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How A Chargers Athletic Trainer is Pursuing Her Passion While Breaking Barriers

"I'm living my dream. You hear players say they're living theirs, I'm living mine."

For athletes, playing in the NFL is a dream come true.

For Chargers Assistant Athletic Trainer/Physical Therapist, Allison Miner, sharing the same field with those players and working for the team she grew up watching is hers.

But Miner's realized dream is special. She's one of only six female athletic trainers (ATs) in the league, making their mark in a male-dominated environment while helping players return to form from their lowest points.

"I dreamed about working for an NFL team," Miner said. "Since (attending and volunteering at) Palomar College, I thought I could do this. I liked football. Once I was at San Diego State, I applied for summer internships and I didn't get them, but I had aspirations and goals to be here."

To appreciate Miner's position, you have to understand the limited history of female athletic trainers in the NFL.

The Pittsburgh Steelers hired the first female athletic training intern, Sue Hillman, in 1997 – just over two decades ago. Five years later, they hired Airko Iso as the first full-time female athletic trainer in the league.

Both women provided inspiration for Miner.

"I had dreams, and Sue Hillman and Ariko gave me (hope)," she said. "I looked up to them. Specifically, Ariko, because that was the early 2000s. So when I was not getting the internships, I saw her and said, 'OK, there's a chance. I'm not giving up.'"


After Palomar College, Miner graduated from San Diego State University where she learned her craft and did hands-on work via an internship. After SDSU, she became the head athletic trainer at Valley Center High School before she went to physical therapy school at the University of Puget Sound.

She ended up back at SDSU where she worked as an athletic trainer/physical therapist for 10 years. But in 2015, she got the opportunity of a lifetime.

"It started with the fact that the NFL mandated that every team in the NFL have a physical therapist," said James Collins, Chargers Director of Football/Medical Services. "I had met Allison eight years (prior) and we knew she was good at what she did. She was an athletic trainer that went through San Diego State and went back to school to become a physical therapist, and so we figured why not? She's really good at what she does, she knew all of us and her personality (along with) how she goes about things really fit into our staff. So it was actually quite easy to hire her, and this was her dream job, so it kind of worked out."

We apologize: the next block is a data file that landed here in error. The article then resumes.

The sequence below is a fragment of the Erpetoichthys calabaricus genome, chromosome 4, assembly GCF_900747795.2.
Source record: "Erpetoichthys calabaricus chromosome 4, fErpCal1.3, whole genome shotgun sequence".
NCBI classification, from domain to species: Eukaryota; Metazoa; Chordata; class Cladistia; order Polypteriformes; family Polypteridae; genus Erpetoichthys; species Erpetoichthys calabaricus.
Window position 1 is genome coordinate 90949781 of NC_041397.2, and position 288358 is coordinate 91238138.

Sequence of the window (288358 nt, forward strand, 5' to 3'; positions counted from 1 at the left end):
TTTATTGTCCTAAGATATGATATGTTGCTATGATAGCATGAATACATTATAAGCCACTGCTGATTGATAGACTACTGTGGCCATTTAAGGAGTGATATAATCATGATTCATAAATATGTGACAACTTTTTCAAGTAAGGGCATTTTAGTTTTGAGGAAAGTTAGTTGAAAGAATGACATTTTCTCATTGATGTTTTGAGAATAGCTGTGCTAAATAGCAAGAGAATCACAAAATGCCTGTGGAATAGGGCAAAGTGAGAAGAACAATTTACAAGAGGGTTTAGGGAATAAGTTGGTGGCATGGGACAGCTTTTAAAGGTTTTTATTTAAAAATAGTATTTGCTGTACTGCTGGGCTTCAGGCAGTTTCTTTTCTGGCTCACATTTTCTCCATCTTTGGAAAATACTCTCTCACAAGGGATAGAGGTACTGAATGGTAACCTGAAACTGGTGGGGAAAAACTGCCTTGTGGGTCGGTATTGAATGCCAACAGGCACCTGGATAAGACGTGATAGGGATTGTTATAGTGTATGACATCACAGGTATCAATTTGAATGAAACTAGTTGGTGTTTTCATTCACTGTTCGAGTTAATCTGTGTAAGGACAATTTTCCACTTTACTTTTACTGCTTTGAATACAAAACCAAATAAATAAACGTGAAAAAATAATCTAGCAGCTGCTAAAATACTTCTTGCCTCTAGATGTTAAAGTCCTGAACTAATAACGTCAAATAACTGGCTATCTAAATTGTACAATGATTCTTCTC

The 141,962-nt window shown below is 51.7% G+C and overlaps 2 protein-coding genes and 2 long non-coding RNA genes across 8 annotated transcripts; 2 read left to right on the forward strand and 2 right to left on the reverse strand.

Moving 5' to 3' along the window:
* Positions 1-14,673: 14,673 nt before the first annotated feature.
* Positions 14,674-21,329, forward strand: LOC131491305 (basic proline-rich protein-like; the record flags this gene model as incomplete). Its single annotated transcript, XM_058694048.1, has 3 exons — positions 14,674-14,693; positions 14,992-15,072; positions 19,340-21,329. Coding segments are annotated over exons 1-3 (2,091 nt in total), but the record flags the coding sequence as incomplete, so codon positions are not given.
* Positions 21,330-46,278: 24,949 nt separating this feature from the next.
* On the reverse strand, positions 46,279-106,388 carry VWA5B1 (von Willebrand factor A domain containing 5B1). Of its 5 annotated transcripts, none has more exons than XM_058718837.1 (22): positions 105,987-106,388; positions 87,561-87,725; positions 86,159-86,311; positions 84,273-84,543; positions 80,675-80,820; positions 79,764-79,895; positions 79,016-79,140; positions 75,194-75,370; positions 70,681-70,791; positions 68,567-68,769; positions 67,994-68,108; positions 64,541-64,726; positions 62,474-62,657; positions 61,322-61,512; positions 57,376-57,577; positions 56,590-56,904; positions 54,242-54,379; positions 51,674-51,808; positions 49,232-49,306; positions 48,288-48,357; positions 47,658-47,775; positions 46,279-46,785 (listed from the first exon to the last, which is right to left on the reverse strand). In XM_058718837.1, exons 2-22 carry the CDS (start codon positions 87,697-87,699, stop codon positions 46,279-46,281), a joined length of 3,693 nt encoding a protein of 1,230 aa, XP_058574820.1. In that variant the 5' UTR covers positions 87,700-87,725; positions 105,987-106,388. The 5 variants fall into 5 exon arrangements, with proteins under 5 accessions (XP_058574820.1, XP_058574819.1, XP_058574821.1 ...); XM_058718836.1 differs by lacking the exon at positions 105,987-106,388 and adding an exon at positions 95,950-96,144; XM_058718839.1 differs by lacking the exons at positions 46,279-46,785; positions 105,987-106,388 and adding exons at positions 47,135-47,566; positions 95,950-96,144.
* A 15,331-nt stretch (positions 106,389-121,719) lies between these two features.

Hiring Miner put the Bolts as one of the teams on the forefront of bringing female athletic trainers into the fold. It's something Collins is extremely proud of, albeit, he sees it as giving a deserving person an opportunity, and it's one Miner's been able to run with.

"I think it shows how open-minded we've been," he said. "But, we're representing Allison as a very good physical therapist and a very good athletic trainer, so that's what the whole process was about. It wasn't about fulfilling a position based on gender. The league didn't say we needed to hire with a specific gender. They just said we need an athletic trainer/physical therapist on each team based on the CBA, so she kind of filled everything. Plus, she works great with everybody. To be totally honest, the day that we brought her into the team meeting and I introduced her, everybody in the meeting goes, 'Hi Allison,' and then we went on with the meeting. No big deal."


Entering her fourth season in the NFL, Miner said her experience in the league has been nothing but positive. From her coworkers to the players she helps, all parties have been receptive to her position.

"Any of the staffs that I've been on, the athletic trainers have not had a problem," she said. "They welcome me because we work together. We're a team, we work together. I've never had a problem with a player. If you hold yourself in a professional manner (you'll be fine). If you don't behave as a professional, then you might have problems."

So is there added pressure? According to Miner, yes. She said she "doesn't want to mess it up" for other aspiring women looking to get into the business.

As for where she sees female athletic trainers trending in the league? She hopes in due time, every team will be able to have a full-time female athletic trainer on staff. Eventually, she hopes to see female head trainers in the NFL, as they're already making waves in college, like Dr. Sally Nogle at Michigan State.

While Allison and the other five females ATs in the league are paving the way for a new generation, the Chargers couldn't be prouder to have her on their team.

"Oh yeah, I'm proud of her," Collins said. "I call her the mother hen of all of us…I think all the other females around the league, I think they kind of look up to her. She has been around for a while. She (worked in) football at a high level for 10 years. The way she carries herself and the respect that she has for everybody and the respect that she commands from everybody, it's not because she forces it, it comes because of how she carries herself."

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